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ARS Home » Plains Area » Clay Center, Nebraska » U.S. Meat Animal Research Center » Nutrition, Growth and Physiology » Research » Research Project #422392

Research Project: Improved Nutrient Efficiency of Beef Cattle and Swine

Location: Nutrition, Growth and Physiology

Project Number: 3040-31000-092-000-D
Project Type: In-House Appropriated

Start Date: Jul 31, 2012
End Date: Jul 30, 2017

Objective 1: Determine the nutrient value and environmental consequences of novel feed products. Component 1: Problem Statement 1A Objective 2: Improve determination of dynamic changes in nutrient requirements as the animal’s physiological status changes to allow for timed nutrient delivery. Component 1: Problem Statement 1A Objective 3: Determine the role of malnutrition during critical periods in developmental programming and epigenetic effects that alter lifetime production potential and product quality. Component 1: Problem Statement 1A Objective 4: Determine metabolic and physiological mechanisms responsible for variation in feed efficiency that is under genetic control. Component 1: Problem Statement 1A Objective 5: Determine age, gender, genetic, and environmental factors that account for variation in feeding activity and growth of swine Component 1: Problem Statement 1C Objective 6: Characterize the response of cattle to changes in environmental temperature with respect to various management strategies and animal risk factors. Component 1: Problem Statement 1C Obective 7: Determine the relationships between ruminal microbial communities, animal genotype, and/or methane production with feed/nutrient use efficiency and/or lactation performance in response to varying nutritional regimens in beef or dairy cattle. Component 1: Problem Statement 1A Component 2: Problem Statement 2B; Problem Statement 2D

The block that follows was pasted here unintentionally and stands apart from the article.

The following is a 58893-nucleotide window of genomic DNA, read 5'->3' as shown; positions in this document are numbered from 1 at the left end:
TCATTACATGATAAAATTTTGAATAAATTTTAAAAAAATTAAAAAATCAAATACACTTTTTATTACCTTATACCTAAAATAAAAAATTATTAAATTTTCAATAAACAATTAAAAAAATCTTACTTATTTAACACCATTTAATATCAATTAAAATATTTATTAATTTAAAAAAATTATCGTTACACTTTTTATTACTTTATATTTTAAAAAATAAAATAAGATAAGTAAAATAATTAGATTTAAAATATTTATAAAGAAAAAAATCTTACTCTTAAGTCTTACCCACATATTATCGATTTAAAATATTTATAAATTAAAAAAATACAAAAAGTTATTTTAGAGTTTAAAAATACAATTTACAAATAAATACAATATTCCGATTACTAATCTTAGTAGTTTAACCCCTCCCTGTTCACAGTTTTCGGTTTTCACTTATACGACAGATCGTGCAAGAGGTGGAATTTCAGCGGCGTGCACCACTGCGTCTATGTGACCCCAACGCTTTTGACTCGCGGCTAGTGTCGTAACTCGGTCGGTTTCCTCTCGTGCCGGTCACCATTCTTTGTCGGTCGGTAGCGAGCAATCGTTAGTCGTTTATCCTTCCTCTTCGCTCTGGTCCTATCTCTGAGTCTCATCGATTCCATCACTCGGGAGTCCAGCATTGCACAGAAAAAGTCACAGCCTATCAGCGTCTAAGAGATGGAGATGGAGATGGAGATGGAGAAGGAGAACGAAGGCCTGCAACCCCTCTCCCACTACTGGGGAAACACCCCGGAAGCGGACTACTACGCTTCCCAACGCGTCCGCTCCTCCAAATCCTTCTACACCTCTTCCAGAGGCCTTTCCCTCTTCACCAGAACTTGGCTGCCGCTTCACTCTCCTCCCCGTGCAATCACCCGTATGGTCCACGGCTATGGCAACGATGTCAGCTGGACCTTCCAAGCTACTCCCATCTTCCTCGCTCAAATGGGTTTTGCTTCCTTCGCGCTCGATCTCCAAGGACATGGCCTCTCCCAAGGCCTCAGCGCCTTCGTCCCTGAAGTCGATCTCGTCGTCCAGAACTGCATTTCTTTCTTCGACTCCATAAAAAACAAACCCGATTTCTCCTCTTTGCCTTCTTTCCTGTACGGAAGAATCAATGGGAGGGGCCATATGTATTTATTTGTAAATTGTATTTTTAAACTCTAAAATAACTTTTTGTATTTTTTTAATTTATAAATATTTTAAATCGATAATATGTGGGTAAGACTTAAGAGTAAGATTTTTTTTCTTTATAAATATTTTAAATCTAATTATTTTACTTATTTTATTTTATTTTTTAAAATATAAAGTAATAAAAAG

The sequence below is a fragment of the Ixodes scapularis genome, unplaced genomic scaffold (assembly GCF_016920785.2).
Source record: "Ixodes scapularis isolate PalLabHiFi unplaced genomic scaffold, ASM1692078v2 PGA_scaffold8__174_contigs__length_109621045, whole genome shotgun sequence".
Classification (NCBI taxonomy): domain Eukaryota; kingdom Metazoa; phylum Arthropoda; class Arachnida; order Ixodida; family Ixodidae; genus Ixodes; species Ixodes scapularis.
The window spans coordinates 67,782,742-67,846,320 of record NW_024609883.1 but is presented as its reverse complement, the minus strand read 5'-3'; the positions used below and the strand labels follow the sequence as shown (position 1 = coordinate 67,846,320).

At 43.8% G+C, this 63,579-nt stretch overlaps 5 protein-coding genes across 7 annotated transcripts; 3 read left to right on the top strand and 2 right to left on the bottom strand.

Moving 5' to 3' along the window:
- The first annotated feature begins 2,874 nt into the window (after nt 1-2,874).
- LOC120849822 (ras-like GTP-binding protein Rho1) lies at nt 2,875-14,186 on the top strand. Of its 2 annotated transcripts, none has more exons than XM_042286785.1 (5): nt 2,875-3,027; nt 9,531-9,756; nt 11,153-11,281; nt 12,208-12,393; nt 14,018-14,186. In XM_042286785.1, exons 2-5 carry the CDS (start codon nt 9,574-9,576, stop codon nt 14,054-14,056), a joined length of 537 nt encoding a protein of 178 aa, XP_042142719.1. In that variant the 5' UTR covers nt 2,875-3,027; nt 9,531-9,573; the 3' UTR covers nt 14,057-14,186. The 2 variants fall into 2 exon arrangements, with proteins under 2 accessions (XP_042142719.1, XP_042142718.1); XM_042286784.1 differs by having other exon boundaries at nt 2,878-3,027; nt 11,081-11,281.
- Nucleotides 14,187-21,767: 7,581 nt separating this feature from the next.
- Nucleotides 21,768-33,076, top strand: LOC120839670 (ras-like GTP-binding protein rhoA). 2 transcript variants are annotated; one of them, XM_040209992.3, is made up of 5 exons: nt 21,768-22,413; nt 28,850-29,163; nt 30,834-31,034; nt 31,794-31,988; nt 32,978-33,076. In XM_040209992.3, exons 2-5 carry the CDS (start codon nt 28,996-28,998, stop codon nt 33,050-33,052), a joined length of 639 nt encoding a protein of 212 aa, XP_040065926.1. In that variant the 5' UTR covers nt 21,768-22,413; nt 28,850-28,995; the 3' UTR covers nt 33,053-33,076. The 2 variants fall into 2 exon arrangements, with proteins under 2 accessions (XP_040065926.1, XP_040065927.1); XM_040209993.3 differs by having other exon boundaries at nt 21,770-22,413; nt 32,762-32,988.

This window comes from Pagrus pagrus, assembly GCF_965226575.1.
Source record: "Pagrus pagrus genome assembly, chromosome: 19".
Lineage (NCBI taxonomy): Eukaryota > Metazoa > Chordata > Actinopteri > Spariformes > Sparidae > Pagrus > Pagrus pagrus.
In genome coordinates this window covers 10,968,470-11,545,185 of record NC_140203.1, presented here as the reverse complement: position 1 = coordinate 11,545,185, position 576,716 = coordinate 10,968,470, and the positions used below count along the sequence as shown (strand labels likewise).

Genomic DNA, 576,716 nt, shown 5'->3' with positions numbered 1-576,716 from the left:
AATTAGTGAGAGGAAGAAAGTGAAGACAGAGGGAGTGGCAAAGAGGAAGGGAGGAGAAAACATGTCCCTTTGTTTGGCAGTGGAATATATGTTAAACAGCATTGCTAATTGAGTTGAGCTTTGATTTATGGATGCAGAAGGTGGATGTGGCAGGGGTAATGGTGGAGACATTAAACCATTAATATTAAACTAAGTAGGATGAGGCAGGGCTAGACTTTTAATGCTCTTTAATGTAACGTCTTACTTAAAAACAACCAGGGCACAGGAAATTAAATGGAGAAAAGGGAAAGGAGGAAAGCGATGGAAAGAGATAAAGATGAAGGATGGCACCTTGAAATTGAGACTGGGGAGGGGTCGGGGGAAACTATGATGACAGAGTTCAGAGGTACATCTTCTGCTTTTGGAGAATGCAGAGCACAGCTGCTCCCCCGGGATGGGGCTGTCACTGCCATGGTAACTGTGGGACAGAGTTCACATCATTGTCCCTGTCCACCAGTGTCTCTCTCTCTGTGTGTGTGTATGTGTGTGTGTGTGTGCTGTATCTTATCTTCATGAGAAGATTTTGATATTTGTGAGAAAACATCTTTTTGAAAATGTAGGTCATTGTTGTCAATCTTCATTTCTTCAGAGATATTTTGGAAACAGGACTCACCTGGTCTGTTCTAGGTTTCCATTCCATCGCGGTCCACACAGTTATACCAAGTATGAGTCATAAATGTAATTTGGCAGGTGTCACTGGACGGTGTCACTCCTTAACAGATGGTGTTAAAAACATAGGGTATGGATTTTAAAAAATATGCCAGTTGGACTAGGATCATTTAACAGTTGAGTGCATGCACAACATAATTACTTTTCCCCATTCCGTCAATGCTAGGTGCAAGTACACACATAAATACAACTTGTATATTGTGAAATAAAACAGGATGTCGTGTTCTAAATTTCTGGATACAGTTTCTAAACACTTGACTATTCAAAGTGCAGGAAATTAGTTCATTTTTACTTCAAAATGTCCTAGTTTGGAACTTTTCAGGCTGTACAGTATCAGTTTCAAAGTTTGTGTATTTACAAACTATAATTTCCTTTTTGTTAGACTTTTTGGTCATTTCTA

Feed costs represent the single largest input in both beef and swine production; however, less than 20% of the feed energy is converted to edible product. Improving the efficiency that feed is converted to animal products has the potential to improve the economic efficiency of animal production while improving the sustainability of animal agriculture. To maximize feed efficiency the correct profile of nutrients are matched to meet an animal’s needs for its current biological status (growth, pregnancy, lactation, previous nutrient history, and disease). In order to provide the correct profile of nutrients, the nutrient composition of feeds and the dynamic nutrient requirements of the animal must both be identified and then synchronized. There is genetic variation amongst animals in their ability to utilize feed. Multiple genes are associated with the regulation of feed intake, and the utilization of ingested nutrients. Differential expression of these genes results in variation of feed efficiency amongst animals within populations, and these genetic differences potentially change the nutrient requirements of the animal. Nutrient status during critical periods of development (fetal and peripuberal) can permanently modify the expression of genes changing the lifetime feed efficiency of an animal. Identifying the role of nutrition in regulating gene expression is needed to develop nutrition management strategies across generations of animals in a production system.